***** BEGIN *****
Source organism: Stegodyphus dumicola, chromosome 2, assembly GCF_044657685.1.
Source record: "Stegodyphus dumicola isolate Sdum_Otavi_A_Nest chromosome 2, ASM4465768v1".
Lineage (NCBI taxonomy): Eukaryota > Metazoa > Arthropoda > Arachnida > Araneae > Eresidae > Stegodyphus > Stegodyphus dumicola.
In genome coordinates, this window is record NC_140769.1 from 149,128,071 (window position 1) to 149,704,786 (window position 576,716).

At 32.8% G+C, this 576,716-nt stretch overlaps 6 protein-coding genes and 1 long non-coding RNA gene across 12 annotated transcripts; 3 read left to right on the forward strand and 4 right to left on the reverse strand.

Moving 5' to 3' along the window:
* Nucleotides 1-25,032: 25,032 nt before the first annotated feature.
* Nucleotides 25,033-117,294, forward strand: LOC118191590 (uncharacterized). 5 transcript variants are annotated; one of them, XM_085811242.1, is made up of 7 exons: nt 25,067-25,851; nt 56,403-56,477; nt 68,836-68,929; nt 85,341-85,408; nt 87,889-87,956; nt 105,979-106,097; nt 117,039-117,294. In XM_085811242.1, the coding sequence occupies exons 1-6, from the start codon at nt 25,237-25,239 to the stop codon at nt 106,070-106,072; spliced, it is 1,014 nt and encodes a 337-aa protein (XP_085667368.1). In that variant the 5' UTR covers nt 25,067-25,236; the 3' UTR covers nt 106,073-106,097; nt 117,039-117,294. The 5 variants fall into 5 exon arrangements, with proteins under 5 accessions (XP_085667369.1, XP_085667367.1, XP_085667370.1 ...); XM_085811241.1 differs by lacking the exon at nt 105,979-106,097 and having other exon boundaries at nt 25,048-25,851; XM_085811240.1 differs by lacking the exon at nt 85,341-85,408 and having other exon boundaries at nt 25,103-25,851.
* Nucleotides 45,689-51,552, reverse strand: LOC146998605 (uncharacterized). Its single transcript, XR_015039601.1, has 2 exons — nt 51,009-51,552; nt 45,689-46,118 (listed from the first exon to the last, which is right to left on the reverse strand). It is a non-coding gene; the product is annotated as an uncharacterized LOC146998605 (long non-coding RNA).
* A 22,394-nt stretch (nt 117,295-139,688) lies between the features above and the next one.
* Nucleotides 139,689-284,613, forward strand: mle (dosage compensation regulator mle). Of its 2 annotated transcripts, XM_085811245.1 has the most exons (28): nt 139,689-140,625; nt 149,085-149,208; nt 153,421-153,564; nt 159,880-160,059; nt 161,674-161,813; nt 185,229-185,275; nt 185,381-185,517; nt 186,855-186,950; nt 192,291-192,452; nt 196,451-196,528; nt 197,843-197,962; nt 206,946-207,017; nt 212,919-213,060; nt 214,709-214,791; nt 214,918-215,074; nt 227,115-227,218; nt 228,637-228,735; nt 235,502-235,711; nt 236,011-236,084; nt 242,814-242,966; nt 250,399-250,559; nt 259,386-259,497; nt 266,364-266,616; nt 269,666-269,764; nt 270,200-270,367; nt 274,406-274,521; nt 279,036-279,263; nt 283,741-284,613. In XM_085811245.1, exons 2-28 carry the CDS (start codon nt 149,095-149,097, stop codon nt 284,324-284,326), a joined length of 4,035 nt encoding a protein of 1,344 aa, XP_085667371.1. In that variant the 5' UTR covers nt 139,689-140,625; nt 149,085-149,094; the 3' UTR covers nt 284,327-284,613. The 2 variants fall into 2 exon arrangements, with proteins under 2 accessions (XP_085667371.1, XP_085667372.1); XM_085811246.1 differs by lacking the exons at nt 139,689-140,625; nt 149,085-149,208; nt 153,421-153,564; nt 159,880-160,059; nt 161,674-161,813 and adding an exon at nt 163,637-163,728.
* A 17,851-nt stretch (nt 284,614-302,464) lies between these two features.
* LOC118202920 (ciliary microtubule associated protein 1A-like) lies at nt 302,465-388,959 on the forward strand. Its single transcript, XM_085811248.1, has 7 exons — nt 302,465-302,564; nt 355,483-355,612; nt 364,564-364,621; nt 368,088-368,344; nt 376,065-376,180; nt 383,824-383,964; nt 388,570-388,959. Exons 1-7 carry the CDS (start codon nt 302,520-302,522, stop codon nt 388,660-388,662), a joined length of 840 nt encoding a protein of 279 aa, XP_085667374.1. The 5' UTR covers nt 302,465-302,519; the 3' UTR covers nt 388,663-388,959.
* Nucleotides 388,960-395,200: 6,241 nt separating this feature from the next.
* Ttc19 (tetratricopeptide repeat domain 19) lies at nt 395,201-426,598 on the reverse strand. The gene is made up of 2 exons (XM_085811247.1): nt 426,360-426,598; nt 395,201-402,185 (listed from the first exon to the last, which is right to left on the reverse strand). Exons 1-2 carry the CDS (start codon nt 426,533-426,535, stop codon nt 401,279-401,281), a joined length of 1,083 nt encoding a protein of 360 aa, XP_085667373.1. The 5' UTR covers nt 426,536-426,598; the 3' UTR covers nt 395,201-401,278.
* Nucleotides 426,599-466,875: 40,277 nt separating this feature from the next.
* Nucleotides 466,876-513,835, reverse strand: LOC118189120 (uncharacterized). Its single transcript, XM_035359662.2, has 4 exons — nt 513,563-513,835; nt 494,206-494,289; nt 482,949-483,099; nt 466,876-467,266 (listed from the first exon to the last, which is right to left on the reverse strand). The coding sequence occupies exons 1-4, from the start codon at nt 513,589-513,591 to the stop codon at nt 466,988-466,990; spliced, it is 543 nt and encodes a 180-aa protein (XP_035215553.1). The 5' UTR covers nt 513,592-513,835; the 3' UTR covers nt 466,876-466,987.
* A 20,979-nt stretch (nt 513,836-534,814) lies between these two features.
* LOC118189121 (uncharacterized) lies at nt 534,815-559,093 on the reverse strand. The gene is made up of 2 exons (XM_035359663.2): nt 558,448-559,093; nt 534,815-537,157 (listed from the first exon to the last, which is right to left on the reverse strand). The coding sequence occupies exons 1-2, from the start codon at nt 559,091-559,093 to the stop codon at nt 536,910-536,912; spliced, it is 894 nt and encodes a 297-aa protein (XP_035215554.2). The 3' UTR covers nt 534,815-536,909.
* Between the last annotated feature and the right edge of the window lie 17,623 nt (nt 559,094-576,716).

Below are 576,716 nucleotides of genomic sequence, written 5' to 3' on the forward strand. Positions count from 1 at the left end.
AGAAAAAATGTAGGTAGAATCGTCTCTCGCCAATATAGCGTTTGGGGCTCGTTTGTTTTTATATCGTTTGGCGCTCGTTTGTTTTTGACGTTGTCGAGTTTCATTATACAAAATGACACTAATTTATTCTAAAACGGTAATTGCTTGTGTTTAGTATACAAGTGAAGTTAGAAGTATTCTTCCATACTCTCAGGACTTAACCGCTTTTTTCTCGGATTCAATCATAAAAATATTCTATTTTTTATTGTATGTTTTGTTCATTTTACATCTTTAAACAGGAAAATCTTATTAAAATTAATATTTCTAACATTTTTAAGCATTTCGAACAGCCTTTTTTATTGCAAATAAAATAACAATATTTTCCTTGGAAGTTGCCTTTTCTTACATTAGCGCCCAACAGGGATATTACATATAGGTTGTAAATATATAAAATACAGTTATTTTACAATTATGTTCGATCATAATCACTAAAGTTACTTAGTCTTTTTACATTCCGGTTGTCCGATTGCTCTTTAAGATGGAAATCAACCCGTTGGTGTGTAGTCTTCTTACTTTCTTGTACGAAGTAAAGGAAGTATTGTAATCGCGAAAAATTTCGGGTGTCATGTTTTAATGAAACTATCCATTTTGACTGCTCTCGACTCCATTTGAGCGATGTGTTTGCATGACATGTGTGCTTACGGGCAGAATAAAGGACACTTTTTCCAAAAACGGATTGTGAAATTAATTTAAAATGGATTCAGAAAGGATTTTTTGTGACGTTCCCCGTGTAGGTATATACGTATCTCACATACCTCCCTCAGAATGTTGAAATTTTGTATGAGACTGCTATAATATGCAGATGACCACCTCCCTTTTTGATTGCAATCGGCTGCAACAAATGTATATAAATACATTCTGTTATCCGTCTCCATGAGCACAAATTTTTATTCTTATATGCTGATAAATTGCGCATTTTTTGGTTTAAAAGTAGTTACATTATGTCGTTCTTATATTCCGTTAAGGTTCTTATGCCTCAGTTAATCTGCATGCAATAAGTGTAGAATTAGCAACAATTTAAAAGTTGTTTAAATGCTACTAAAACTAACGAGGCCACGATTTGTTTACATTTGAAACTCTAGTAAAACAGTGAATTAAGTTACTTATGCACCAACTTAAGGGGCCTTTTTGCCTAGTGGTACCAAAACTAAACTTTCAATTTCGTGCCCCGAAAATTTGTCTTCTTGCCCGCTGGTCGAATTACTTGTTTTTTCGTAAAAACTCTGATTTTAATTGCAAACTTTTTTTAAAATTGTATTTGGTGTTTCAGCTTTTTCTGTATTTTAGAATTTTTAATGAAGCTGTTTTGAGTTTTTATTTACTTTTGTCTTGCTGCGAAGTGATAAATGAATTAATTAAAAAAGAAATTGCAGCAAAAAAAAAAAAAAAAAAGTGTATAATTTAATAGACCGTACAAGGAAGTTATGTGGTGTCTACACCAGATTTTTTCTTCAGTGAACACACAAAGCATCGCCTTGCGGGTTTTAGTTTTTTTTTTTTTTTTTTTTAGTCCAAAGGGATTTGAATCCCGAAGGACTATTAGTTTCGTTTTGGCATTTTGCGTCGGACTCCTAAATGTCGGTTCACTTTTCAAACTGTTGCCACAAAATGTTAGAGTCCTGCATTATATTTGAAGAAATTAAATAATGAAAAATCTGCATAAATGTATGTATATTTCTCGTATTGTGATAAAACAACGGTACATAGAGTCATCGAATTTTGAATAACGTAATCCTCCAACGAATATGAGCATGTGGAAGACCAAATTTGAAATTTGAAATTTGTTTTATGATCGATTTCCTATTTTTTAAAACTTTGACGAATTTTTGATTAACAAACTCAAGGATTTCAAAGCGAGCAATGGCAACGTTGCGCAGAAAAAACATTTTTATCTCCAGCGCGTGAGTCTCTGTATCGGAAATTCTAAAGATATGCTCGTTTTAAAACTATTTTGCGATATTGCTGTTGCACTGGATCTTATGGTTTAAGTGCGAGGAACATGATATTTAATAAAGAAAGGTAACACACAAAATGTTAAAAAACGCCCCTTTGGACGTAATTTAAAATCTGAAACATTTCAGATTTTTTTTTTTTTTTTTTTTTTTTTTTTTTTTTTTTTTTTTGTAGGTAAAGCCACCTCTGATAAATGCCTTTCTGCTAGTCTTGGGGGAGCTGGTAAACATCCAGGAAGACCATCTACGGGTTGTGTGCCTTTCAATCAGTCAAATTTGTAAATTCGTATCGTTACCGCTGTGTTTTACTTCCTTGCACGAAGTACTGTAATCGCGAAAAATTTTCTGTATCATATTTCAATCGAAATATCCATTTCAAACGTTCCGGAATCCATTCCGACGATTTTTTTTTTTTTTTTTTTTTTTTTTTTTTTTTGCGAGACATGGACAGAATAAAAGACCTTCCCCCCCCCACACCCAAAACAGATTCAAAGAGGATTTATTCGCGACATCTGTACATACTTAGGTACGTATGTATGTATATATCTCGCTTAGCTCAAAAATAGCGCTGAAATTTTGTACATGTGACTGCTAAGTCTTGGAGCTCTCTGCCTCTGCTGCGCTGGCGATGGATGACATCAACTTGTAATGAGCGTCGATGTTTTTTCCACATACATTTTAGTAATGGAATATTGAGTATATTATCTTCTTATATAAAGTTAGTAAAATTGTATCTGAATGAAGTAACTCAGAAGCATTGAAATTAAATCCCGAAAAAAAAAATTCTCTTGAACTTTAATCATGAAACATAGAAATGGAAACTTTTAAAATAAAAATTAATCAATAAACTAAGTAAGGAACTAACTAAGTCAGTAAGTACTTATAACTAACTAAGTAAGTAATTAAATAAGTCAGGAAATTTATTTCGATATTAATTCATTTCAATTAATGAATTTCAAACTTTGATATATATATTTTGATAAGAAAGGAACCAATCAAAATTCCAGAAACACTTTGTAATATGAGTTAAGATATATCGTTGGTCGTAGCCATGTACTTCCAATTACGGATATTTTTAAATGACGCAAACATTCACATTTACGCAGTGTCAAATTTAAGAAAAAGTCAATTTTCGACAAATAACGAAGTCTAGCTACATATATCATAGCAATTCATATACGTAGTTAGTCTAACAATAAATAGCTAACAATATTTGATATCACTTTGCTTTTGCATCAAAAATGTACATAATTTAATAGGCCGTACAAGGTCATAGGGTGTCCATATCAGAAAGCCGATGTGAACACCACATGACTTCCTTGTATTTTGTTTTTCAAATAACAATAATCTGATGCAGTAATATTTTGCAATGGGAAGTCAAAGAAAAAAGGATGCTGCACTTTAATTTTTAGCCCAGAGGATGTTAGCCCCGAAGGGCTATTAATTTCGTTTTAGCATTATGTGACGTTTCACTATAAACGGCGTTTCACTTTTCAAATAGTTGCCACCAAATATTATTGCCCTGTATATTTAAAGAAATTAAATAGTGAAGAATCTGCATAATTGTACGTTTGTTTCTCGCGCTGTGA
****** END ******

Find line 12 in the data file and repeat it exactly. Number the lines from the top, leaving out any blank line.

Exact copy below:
* A 17,851-nt stretch (nt 284,614-302,464) lies between these two features.